Fine Gael Senator’s proposal to set aside 75 Cao points for extracurricular activities received unanimous support in the Seanad.
Senator for Cavan-Monaghan Joe O’Reilly, proposed to set aside 50 points for social and communal action and 25 points for cultural and sport achievement in a reformed Leaving Certificate Cycle to the Seanad and received unanimous agreement.
O’Reilly said communal action would include volunteer work with the elderly, the disabled and involvement in the Tidy Town’s competition whereas the cultural and sport achievement would include participation in drama, music, or an athletics club.
He told The College View that the overall goal is to also give students in underdeveloped or rural areas the same opportunities as students in private secondary level institutions.
“I want a leveller playing field between the private colleges and rural schools.”
He added that students involved in sports should be recognised for the time and effort they put into their team, especially as it can be a factor in keeping students away from substance abuse.
A teacher in a North Dublin secondary school, who wished to remain anonymous due to their school’s policy, said they recognise the importance O’Reilly’s intentions but doe not think that it’s practical.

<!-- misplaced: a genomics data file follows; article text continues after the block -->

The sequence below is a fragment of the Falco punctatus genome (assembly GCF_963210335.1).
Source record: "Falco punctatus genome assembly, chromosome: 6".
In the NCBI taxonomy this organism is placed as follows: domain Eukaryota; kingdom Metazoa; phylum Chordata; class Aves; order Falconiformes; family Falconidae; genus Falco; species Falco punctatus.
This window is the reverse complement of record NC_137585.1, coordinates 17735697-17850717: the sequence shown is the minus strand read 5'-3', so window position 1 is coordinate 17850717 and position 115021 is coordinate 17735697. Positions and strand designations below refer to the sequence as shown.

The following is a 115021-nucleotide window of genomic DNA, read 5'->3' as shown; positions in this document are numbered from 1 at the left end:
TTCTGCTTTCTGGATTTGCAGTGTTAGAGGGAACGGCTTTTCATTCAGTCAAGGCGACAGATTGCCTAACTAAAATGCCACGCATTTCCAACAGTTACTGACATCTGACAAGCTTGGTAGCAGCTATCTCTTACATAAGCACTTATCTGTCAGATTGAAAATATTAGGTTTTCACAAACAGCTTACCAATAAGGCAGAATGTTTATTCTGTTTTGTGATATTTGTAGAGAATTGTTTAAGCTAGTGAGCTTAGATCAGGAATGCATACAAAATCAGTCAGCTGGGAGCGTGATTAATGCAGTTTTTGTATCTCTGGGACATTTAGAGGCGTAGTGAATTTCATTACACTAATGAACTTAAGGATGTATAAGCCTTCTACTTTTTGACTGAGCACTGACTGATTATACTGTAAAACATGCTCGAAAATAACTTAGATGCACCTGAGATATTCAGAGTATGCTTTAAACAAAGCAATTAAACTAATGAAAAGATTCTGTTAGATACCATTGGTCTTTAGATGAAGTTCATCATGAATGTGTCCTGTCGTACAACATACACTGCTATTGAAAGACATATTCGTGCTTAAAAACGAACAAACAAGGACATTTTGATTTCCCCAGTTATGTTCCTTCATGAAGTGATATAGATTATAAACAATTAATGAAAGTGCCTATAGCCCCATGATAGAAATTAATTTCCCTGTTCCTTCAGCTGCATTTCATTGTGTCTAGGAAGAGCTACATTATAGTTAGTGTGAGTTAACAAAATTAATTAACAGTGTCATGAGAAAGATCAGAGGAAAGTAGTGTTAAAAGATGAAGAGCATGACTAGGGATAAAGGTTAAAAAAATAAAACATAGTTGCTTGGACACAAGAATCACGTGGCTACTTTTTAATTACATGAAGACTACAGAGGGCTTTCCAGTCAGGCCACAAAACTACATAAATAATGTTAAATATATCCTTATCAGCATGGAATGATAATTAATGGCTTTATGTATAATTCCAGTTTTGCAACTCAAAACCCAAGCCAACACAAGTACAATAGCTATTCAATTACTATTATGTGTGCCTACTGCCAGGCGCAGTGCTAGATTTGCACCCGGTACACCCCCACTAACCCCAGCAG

They said that the proposal cheapened volunteer work, could place more pressure on students and could potentially further the divide between students in private schools and in rural or underdeveloped areas.
The reason being that students in rural or underdeveloped areas often spend their spare time working a part-time job and are unable to take part in extracurricular activity, they said.
However, fifth year student Phillip James O’Conaill at Scoil Chonglais Baltinglass, Wicklow said he hopes the possible change could bring a school’s attention towards volunteer and creative work.
“If there was a part of the leaving certificate where students get points for doing volunteer or creative work it could really help people and do a lot of good.”
The Department of Education and Skills spokesperson said the current senior cycle is under review and told O’Reilly that his proposal would be considered in this review, but it is still uncertain if or when changes will be made. However, O’Reilly remained positive and said there is a great chance it will go through.
When asked what other changes he would wanted for the senior cycle he said, “I believe in the current examination system and distribution of the point system, so I wouldn’t revolutionise the system.”